Vendors Key On Infrastructure Integration - Page 3

 By Jacqueline Emigh
Page 3 of 4   |  Back to Page 1
Print Article

Code Name 'Sparrow Web'

For its part, Xerox is working on a product codenamed Sparrow Web. Demonstrated at the recent CeBIT show in New York City, the software is designed for quick HTML-based creation of apps that extend underlying content management features from Xerox DocuShare to Microsoft Outlook and other third-party software.

Xerox plans to release the product next fall as an add-on to DocuShare 3.0. Early adopters include Stanford University, said Tao Liang, Ph.D., manager of advanced development for DocuShare, during an interview at CeBIT.

Sparrow Web is also part of a wider enterprise initiative announced by Xerox last fall. "Xerox is concentrating on its key strength in collaboration, while also working with partners with expertise in other areas," observes Amy Wohl, president of the analyst firm Wohl & Associates.

Xerox's partners include Cofax, for integrating digitized hard copy documents, and Verity, for categorization, says Colman Murphy, product manager for DocuShare.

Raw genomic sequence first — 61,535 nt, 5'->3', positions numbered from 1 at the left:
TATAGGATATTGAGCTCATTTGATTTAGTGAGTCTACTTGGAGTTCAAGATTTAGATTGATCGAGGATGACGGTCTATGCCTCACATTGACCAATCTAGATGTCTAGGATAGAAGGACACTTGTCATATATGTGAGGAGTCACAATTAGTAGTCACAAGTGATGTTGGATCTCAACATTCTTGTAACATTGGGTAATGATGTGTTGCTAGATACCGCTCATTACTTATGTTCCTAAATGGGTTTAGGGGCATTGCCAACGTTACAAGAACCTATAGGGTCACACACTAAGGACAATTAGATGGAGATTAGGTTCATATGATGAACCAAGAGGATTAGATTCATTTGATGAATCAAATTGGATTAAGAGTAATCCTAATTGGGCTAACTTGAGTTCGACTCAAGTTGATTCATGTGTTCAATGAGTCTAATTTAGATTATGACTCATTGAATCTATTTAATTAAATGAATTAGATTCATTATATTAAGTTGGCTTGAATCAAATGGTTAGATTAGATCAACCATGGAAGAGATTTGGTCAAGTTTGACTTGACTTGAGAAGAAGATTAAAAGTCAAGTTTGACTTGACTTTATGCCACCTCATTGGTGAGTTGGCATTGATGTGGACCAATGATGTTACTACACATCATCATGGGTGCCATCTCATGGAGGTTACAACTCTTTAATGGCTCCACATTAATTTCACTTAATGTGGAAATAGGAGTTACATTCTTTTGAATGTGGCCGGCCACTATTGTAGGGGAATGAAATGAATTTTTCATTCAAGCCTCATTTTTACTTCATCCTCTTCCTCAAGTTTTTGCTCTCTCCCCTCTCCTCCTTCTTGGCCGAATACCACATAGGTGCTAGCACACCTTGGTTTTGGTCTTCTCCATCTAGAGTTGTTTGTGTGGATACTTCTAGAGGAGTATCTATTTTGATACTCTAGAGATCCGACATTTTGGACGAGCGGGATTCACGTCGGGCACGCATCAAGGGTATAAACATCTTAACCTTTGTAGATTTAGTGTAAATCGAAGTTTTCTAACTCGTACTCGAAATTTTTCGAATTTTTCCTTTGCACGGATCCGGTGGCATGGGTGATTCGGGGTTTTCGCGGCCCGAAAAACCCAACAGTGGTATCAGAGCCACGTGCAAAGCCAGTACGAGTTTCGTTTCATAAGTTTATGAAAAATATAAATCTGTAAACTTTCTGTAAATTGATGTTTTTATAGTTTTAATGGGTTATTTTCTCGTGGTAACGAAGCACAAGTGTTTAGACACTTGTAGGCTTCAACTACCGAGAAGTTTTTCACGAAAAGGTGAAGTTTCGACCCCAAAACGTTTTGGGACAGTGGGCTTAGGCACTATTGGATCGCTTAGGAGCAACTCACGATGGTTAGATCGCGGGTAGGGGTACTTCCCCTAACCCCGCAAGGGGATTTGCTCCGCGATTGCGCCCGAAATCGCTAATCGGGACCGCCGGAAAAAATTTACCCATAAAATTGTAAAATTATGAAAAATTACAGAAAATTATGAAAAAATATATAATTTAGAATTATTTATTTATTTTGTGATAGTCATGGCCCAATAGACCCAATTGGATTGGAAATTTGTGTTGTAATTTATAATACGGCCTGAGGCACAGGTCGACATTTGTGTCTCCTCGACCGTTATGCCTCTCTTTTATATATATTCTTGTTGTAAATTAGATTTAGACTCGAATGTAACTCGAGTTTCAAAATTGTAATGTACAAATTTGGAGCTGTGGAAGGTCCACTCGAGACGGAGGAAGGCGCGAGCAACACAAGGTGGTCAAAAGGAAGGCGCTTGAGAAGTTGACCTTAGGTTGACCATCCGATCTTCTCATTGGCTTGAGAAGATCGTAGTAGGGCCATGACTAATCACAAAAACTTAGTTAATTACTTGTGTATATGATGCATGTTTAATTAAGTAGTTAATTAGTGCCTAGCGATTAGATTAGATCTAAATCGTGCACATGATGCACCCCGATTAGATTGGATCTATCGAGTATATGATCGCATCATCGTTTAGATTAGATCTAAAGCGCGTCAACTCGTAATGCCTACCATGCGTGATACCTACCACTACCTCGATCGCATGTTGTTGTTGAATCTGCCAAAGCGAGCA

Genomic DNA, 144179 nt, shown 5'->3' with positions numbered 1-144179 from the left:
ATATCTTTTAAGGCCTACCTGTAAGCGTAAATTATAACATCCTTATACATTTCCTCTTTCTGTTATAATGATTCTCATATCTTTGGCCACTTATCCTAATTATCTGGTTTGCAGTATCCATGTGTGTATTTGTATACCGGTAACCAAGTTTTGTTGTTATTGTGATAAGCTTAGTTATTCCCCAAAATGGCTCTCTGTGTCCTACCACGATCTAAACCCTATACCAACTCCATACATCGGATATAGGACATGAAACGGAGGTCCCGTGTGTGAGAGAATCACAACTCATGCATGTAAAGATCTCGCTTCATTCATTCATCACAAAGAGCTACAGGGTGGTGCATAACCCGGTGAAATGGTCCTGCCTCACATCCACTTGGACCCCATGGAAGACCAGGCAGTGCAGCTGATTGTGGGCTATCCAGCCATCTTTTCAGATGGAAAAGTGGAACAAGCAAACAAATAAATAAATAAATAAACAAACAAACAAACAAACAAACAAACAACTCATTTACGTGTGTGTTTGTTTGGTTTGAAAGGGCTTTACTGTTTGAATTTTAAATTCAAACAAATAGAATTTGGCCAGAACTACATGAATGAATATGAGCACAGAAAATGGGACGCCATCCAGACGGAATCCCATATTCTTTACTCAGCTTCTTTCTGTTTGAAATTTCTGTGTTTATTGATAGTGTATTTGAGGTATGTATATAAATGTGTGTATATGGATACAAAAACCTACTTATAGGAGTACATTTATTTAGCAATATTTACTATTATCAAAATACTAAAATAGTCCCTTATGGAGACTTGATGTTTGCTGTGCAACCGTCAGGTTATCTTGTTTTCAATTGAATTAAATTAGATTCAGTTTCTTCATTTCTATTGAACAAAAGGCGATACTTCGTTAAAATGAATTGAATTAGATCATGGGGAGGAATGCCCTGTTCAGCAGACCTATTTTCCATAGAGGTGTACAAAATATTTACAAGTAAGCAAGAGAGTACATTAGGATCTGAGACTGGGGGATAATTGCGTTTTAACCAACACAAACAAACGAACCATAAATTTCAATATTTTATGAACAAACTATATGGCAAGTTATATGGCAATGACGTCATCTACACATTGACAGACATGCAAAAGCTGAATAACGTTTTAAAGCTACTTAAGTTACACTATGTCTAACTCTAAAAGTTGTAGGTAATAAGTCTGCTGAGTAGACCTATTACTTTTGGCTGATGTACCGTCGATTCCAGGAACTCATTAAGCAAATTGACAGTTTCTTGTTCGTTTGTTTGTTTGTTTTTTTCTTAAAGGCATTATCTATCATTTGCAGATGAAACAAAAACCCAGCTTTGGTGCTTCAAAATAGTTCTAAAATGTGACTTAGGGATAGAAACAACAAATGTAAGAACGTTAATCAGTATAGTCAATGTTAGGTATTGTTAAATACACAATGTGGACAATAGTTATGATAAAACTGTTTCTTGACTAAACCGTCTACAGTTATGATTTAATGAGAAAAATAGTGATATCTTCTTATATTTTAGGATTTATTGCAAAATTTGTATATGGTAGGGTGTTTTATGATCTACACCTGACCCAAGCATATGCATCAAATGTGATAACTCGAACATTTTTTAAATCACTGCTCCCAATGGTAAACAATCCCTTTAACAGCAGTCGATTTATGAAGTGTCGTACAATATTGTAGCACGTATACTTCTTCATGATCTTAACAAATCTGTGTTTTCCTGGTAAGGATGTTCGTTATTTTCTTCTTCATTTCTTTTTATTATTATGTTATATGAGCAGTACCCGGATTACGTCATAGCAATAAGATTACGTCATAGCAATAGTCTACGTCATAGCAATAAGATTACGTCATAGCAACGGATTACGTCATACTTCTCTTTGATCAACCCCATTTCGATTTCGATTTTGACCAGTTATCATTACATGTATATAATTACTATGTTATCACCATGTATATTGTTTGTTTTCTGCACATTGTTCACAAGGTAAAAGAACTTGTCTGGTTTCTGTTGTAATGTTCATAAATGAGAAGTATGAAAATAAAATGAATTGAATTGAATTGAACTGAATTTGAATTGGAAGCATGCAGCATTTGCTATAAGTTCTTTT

Technology Meets Business

Another big chunk of the new software integration wave consists of software products for integrating communications and other IT functions with an organization's underlying business processes.

In the absence of off-the-shelf BPI (business process integration) products, some organizations, such as Schneider National, have been working on developing their own BPI middleware. Schneider has been using wireless networks for communicating with its trucking fleet since the early 1980s, pointed out Paul Mueller, Schneider's VP for tech services, during a presentation at CeBIT.

Without BPI middleware, Mueller maintained, the company couldn't move to a new wireless networking platform without also undergoing the expensive proposition of changing its business processes.

Keeping Network Managers in the Loop

Generally speaking, CIOs have ultimate responsibility over IT integration projects. Still, network managers and other systems administrators should be kept in the loop, analysts say.

"Making changes to underlying systems can create new security exposures," notes Gartner's Stanco. Sometimes, integration spells changes to network infrastructures, as well.

Page 4: Vertical Markets Another Direction

This article was originally published on Jun 25, 2003
Get the Latest Scoop with Networking Update Newsletter